Wednesday, October 25, 2006

Women Have Hearts Too

I was perusing a magazine the other day when I saw a really interesting advertisement entitled, “Women Have Hearts Too.” The ad was not for a particular product but encouraged women to examine their risk for heart disease. According to the ad, “Nearly every minute a woman diet from heart disease in the United States.” That’s a pretty scary statistic!

Apparently there some key factors a woman can try to adjust in order to avoid her risk for heart disease:

Smoking: Because women are smaller, cigarettes are even more harmful for us. Our bodies are exposed to more of the harmful chemicals. Basically, there’s a really easy way to fix this: STOP SMOKING! It’s incredibly harmful to your health and offers no benefits except for yellow teeth and a bad odor.

Cholesterol Abnormalities: High levels of LDL cholesterol, or the “bad” cholesterol, is a huge risk factor for heart disease. You also want to keep your HDL cholesterol levels high and triglyceride levels low. Margarine can be helpful in lowering the bad cholesterol and can help you live a heart healthy lifestyle. You know I had to get my margarine plus in there. I love the stuff!

Hypertension: High blood pressure, which is defined as 140/90 or higher, is also a high risk factor. Apparently high blood pressure is more common in women than I thought. I did a quick survey of the women sitting around me at work, and many of them have high blood pressure.

Heart disease isn’t always preventable but there are a lot of things you can do to lower risk of getting it. Eating properly, exercising and good communication with your physician can help ensure you stay healthy for a long time.

Monday, October 23, 2006

Halloween is Almost Here

I don’t know about you guys, but I absolutely adore Halloween! Here in Atlanta, the weather is starting to cool down and the leaves are turning. Fall is such a great time of year.

In preparation for Halloween, I went and gathered my Halloween costume yesterday. I plan on being a disgustingly ugly witch. Yes, large mole on my nose and all! What will you dress up as for Halloween? Here’s a delicious Fall recipe, courtesy of that’s perfect for Halloween. And, it’s only got 121 calories per serving. Enjoy!


Yield: 24 servings
1 package Active dry yeast
1 cups Warm water (110 F)
1/3 cups Honey
2 tablespoon Margarine
1 teaspoon Salt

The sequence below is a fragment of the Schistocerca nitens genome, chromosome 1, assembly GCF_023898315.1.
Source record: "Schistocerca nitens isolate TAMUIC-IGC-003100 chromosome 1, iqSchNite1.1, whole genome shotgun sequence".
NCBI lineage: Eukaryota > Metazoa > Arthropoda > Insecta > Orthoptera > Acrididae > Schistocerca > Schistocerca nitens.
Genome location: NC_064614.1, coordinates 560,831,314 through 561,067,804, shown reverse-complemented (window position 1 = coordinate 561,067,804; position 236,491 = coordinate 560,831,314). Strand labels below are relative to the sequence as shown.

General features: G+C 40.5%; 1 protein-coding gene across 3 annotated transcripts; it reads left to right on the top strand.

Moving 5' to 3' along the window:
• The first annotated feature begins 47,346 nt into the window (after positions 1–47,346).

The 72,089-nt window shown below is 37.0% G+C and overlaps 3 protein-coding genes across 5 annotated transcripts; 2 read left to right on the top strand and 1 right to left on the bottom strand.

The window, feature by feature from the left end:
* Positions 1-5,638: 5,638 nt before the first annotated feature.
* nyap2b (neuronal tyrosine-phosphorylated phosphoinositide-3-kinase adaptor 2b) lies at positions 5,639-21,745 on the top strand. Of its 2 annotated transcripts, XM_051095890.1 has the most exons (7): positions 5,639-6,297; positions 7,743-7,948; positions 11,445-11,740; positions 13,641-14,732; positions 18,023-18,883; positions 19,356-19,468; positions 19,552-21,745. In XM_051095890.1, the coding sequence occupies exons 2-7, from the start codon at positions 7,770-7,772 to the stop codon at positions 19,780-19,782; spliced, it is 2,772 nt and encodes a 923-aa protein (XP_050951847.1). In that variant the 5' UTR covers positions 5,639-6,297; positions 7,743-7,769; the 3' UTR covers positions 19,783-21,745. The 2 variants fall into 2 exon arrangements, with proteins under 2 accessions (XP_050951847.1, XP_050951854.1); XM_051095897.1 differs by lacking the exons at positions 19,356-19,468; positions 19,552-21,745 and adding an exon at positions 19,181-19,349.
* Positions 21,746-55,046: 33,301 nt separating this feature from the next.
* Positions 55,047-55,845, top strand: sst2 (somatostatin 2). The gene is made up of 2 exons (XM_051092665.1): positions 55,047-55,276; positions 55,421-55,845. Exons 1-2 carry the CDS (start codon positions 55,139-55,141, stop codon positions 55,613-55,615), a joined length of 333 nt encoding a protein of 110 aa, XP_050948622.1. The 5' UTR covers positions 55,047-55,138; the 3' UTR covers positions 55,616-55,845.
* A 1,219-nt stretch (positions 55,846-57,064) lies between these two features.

½ cups Nonfat dry milk
1 cups Canned pumpkin
About 1.5 tb pumpkin spice
1½ teaspoon Cinnamon
¾ teaspoon Cloves
¾ teaspoon Nutmeg
¾ teaspoon Ginger
2½ cups To 3 cups all purpose flour
1½ cups To 2 cups whole wheat flour
Nonstick vegetable spray

1. In a large bowl or food processor, dissolve yeast in water. Add honey, margarine, salt, dry milk, pumpkin, spices. Beat well to blend, then gradually beat in about 4 cups of the combined flours to make a stiff dough.

2. Turn dough out onto a floured board and knead until smooth about 15 to 20 min, adding flour as needed to prevent sticking.

3. Turn dough over in a bowl coated with nonstick spray, cover and let rise in a warm place until doubled (1½ - 2 hours) Punch down dough, knead briefly on a lightly floured board to release air.

4. Divide dough into 24 equal pieces. Shape each into a smooth ball and place balls in 2 greased 9-inch round baking pans coated with nonstick spray. Cover and let rise until almost double.

5. Bake in a preheated 375 F oven for 25 minutes or until browned. Cool on racks.

1 roll, 121 calories 3 g protein, 1 g fat, 24 g carbohydrate, .3 g fiber, 0 cholesterol, 103 mg sodium, 82 mg potassium Exchange: 1½ starch/bread

Your PUMPKIN ROLLS are ready. Happy cooking!

Tuesday, October 17, 2006

Happy Tuesday to All

Oh, what a weekend! To celebrate my upcoming birthday, which is October 21st for those who are interested, I made the long trek home to Houston, TX this weekend. Although my brother and I both went away to colleges n the Southeastern Conference (Go Dawgs!), my parents decided to stay put in Houston.

My weekend was one of many indulgences. I shopped a lot, ate a lot and slept a lot. Now I’m back at work in Atlanta, sitting at my desk and watching the rain fall outside and wishing I were at home in my bed. I absolutely adore my job (really!) but in my opinion, rainy days should be spent at home in bed, curled up with a good book or movie.

Anyways, I’ll be back with an interesting article on margarine on Thursday so be sure to tune in. In the meantime, wish me luck getting through the workday. The only bad thing about going on vacation is sorting through the hundreds of emails you receive while you’re gone. Happy Tuesday everyone!

Wednesday, October 11, 2006

Margarine May Benefit Pregnant Women

Pregnant women who consume products with vitamin E, such as margarine, may help reduce their child’s risk of asthma, suggests a study from the University of Aberdeen in the United Kingdom. Researchers examined the vitamin E intake of 1,253 mothers and the respiratory status of their children throughout a 5-year period, according to Newswise.